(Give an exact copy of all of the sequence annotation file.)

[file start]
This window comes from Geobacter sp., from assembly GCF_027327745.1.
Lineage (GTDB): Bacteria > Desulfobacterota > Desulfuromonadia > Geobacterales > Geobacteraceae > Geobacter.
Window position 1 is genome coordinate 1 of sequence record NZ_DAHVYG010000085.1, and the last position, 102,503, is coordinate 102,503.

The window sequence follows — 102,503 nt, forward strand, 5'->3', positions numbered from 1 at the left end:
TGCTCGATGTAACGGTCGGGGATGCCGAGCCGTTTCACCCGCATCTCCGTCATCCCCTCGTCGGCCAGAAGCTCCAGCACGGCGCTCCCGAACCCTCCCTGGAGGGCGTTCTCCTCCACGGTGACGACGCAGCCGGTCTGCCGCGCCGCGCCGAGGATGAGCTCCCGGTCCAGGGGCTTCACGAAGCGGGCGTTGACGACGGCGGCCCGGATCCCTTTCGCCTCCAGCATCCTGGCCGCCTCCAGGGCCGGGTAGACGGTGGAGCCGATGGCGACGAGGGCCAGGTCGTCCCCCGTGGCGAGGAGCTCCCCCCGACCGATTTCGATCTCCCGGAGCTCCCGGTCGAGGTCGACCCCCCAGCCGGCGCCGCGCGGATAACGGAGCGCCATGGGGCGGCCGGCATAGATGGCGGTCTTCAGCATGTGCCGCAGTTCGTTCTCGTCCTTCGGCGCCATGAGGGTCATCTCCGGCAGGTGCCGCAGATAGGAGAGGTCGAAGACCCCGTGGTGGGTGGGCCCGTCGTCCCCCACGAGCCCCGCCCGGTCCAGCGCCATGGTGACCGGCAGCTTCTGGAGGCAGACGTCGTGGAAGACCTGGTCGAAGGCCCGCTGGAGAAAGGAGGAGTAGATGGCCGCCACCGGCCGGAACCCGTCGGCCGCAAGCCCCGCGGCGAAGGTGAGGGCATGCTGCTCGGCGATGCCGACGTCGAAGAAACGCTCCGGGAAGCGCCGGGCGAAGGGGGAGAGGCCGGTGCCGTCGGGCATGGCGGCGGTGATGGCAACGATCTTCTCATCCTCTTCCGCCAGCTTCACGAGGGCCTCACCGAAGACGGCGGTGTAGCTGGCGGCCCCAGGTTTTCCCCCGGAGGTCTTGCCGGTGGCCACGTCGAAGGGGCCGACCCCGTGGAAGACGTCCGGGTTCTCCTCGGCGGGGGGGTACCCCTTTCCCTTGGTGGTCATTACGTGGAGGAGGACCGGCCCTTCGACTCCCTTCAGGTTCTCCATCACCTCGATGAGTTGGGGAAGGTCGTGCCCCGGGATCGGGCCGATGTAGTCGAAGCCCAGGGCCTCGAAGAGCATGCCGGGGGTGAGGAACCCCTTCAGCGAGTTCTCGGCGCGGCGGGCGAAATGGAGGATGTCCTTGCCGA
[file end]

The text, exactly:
This window comes from Geobacter sp., from assembly GCF_027327745.1.
Lineage (GTDB): Bacteria > Desulfobacterota > Desulfuromonadia > Geobacterales > Geobacteraceae > Geobacter.
Window position 1 is genome coordinate 1 of sequence record NZ_DAHVYG010000085.1, and the last position, 102,503, is coordinate 102,503.

The window sequence follows — 102,503 nt, forward strand, 5'->3', positions numbered from 1 at the left end:
TGCTCGATGTAACGGTCGGGGATGCCGAGCCGTTTCACCCGCATCTCCGTCATCCCCTCGTCGGCCAGAAGCTCCAGCACGGCGCTCCCGAACCCTCCCTGGAGGGCGTTCTCCTCCACGGTGACGACGCAGCCGGTCTGCCGCGCCGCGCCGAGGATGAGCTCCCGGTCCAGGGGCTTCACGAAGCGGGCGTTGACGACGGCGGCCCGGATCCCTTTCGCCTCCAGCATCCTGGCCGCCTCCAGGGCCGGGTAGACGGTGGAGCCGATGGCGACGAGGGCCAGGTCGTCCCCCGTGGCGAGGAGCTCCCCCCGACCGATTTCGATCTCCCGGAGCTCCCGGTCGAGGTCGACCCCCCAGCCGGCGCCGCGCGGATAACGGAGCGCCATGGGGCGGCCGGCATAGATGGCGGTCTTCAGCATGTGCCGCAGTTCGTTCTCGTCCTTCGGCGCCATGAGGGTCATCTCCGGCAGGTGCCGCAGATAGGAGAGGTCGAAGACCCCGTGGTGGGTGGGCCCGTCGTCCCCCACGAGCCCCGCCCGGTCCAGCGCCATGGTGACCGGCAGCTTCTGGAGGCAGACGTCGTGGAAGACCTGGTCGAAGGCCCGCTGGAGAAAGGAGGAGTAGATGGCCGCCACCGGCCGGAACCCGTCGGCCGCAAGCCCCGCGGCGAAGGTGAGGGCATGCTGCTCGGCGATGCCGACGTCGAAGAAACGCTCCGGGAAGCGCCGGGCGAAGGGGGAGAGGCCGGTGCCGTCGGGCATGGCGGCGGTGATGGCAACGATCTTCTCATCCTCTTCCGCCAGCTTCACGAGGGCCTCACCGAAGACGGCGGTGTAGCTGGCGGCCCCAGGTTTTCCCCCGGAGGTCTTGCCGGTGGCCACGTCGAAGGGGCCGACCCCGTGGAAGACGTCCGGGTTCTCCTCGGCGGGGGGGTACCCCTTTCCCTTGGTGGTCATTACGTGGAGGAGGACCGGCCCTTCGACTCCCTTCAGGTTCTCCATCACCTCGATGAGTTGGGGAAGGTCGTGCCCCGGGATCGGGCCGATGTAGTCGAAGCCCAGGGCCTCGAAGAGCATGCCGGGGGTGAGGAACCCCTTCAGCGAGTTCTCGGCGCGGCGGGCGAAATGGAGGATGTCCTTGCCGA